Professor Laurens Walker's The End of the New Deal and the Federal Rules of Civil Procedure, 82 Iowa L. Rev.1269 (1997) (New Deal's End), is a thought-provoking evaluation of the relationship between the New Deal's conclusion and modem civil process. Professor Walker canvasses a series of recent, puzzling changes which "present the most serious challenge to the procedural status quo since the adoption of the original Federal Rules in 1938." The author finds that the New Deal's demise and the rejection of that regime's reliance on experts, policies of centralized federal decisionmaking, and establishment of the national government as an instrument for social reform best explain these modifications. Professor Walker admonishes proceduralists to accept inevitable political change and to consider it when planning reform. Asserting that "[m]ajor change in political structure and practice requires bold action," the writer calls for the creation of a national study group to undertake a searching review of civil process and to craft innovative remedies for present difficulties. Professor Walker provocatively suggests as a fruitful source of solutions recent welfare reform, from which he derives purportedly promising concepts: waivers of federal strictures, enhanced local control, mandatory research, and incentives for better management.
New Deal' s End is the latest of Professor Walker's concerted efforts to improve procedural revision at the national level and in the ninety-four federal district courts. He has scrutinized the processes for amending federal and local civil procedures and devised constructive recommendations. The author has attacked the processes' pressure points while urging relevant decisionmakers, particularly Congress and federal judges, to employ the tools of controlled experimentation, administrative law, and economic analysis in altering procedure. Professor Walker's decade of careful work on these processes spans the very period when procedure has become increasingly balkanized. Indeed, that growing fragmentation apparently prompted the writer's abandonment of "less drastic ways to improve the current system" which he had previously championed. The above propositions mean that New Deal' s End deserves a response. This Essay undertakes that effort.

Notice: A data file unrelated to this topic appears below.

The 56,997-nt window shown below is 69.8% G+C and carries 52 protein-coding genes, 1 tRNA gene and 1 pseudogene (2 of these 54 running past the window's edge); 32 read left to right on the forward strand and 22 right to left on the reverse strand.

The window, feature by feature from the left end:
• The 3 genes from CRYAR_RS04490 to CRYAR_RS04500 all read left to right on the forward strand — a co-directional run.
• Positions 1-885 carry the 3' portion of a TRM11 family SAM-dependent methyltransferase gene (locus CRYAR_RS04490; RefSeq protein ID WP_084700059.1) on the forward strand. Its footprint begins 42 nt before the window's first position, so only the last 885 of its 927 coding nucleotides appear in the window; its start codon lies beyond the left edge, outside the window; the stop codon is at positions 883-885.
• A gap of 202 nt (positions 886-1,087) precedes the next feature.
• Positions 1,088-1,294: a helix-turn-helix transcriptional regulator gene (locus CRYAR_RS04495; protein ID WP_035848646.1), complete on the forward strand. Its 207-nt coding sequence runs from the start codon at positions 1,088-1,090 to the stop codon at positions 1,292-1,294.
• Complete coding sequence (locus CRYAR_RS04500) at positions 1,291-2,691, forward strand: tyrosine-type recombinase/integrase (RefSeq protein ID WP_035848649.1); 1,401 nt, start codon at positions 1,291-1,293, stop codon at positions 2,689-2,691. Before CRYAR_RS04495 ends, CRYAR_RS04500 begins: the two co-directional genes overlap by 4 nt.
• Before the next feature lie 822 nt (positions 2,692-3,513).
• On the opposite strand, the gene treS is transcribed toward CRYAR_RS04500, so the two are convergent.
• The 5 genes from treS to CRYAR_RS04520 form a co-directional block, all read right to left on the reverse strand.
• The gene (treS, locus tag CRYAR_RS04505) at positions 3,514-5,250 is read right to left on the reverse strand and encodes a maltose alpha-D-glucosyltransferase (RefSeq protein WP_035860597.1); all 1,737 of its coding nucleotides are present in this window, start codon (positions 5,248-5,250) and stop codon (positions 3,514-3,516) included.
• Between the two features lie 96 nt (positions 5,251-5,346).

Carl Tobias, Fin-De-Siecle Federal Civil Procedure, 51 Fla. L. Rev. 641 (1999)